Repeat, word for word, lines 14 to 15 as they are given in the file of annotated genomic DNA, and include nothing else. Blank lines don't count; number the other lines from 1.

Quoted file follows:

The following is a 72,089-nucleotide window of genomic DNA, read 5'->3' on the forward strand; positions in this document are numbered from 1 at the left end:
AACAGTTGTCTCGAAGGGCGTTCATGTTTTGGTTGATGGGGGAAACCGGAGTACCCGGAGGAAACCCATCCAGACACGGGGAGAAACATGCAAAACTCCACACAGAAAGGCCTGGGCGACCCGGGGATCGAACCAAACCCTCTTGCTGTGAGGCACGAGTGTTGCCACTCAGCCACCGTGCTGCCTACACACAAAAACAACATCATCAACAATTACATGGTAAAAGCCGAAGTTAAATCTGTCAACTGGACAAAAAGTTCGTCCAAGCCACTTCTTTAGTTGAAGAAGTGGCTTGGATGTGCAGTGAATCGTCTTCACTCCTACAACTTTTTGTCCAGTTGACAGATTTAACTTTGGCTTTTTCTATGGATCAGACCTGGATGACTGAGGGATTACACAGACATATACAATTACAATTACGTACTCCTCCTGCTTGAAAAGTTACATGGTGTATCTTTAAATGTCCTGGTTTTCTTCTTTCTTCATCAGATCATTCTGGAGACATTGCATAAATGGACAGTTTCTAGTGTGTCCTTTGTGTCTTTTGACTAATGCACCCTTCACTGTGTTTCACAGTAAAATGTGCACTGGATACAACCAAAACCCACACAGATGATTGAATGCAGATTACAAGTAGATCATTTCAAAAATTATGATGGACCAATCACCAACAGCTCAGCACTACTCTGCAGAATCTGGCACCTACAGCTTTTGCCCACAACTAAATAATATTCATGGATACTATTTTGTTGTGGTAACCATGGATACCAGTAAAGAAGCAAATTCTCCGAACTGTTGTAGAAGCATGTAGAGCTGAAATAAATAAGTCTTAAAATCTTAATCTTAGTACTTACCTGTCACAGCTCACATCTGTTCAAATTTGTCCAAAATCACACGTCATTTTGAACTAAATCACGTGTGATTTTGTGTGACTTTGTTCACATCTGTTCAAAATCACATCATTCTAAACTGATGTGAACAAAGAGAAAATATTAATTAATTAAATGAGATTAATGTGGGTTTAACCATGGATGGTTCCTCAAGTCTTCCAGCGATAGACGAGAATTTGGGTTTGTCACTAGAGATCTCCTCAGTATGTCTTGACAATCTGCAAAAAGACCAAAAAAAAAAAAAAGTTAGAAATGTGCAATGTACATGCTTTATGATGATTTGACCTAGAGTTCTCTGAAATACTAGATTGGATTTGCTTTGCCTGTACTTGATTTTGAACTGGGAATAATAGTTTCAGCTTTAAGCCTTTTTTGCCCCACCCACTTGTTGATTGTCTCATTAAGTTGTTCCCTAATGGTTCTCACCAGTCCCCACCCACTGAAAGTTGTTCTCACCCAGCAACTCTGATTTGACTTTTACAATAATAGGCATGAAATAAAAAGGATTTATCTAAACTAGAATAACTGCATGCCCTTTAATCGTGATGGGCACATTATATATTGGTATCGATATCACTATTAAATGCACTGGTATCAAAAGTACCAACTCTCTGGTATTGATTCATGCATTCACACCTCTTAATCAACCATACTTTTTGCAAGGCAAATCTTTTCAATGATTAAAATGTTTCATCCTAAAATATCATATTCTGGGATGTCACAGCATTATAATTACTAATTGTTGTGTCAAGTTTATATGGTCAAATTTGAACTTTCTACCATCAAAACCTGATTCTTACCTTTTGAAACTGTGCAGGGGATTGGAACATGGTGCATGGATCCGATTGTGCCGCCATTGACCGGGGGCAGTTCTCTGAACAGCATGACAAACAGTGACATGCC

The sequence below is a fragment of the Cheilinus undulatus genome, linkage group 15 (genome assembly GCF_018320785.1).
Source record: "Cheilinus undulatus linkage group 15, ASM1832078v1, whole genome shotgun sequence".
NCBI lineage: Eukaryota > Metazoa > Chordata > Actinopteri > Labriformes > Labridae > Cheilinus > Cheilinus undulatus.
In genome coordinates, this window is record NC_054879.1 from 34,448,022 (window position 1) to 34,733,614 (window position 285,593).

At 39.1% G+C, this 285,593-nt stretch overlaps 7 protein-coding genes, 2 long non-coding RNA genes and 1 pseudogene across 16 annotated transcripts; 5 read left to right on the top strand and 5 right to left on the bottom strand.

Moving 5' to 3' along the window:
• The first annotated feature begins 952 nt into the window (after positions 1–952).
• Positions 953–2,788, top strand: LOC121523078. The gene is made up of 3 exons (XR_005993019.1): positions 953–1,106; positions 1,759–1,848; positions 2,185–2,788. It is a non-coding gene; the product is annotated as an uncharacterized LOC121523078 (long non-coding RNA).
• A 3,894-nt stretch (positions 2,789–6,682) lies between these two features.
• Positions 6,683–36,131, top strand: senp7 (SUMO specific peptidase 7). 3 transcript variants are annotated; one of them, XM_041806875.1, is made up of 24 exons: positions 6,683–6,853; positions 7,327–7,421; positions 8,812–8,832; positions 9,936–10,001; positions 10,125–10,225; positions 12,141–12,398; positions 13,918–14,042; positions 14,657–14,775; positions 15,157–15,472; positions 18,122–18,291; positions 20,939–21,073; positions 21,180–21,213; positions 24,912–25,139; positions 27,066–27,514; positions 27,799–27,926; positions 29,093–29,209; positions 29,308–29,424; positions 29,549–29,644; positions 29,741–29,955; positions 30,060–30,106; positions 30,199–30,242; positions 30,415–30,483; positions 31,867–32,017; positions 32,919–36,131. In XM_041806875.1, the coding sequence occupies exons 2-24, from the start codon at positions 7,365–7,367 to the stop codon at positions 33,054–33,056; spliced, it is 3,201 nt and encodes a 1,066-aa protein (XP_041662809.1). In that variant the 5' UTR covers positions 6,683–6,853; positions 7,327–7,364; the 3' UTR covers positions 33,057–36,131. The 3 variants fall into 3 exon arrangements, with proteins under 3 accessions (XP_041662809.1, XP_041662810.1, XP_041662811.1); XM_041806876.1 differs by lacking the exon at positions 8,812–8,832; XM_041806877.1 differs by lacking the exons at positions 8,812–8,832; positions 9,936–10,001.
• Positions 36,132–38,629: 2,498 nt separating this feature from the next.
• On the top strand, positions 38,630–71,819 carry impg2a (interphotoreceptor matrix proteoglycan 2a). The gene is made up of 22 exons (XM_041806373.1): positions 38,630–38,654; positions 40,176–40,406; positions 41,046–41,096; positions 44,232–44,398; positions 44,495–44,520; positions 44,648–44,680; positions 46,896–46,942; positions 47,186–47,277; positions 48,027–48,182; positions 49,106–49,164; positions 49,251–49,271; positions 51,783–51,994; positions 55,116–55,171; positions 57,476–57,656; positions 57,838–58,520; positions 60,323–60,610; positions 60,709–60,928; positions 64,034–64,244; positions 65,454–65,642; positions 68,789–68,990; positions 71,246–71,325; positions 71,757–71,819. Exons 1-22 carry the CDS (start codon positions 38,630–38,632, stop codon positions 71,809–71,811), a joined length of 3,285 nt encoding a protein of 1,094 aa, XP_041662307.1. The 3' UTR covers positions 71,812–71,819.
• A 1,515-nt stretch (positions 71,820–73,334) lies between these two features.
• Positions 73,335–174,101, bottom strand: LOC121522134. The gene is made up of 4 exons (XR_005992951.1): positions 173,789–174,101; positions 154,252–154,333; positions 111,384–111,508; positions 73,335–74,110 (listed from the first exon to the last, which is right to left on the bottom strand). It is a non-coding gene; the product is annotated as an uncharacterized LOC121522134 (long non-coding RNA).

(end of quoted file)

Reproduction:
• On the top strand, positions 38,630–71,819 carry impg2a (interphotoreceptor matrix proteoglycan 2a). The gene is made up of 22 exons (XM_041806373.1): positions 38,630–38,654; positions 40,176–40,406; positions 41,046–41,096; positions 44,232–44,398; positions 44,495–44,520; positions 44,648–44,680; positions 46,896–46,942; positions 47,186–47,277; positions 48,027–48,182; positions 49,106–49,164; positions 49,251–49,271; positions 51,783–51,994; positions 55,116–55,171; positions 57,476–57,656; positions 57,838–58,520; positions 60,323–60,610; positions 60,709–60,928; positions 64,034–64,244; positions 65,454–65,642; positions 68,789–68,990; positions 71,246–71,325; positions 71,757–71,819. Exons 1-22 carry the CDS (start codon positions 38,630–38,632, stop codon positions 71,809–71,811), a joined length of 3,285 nt encoding a protein of 1,094 aa, XP_041662307.1. The 3' UTR covers positions 71,812–71,819.
• A 1,515-nt stretch (positions 71,820–73,334) lies between these two features.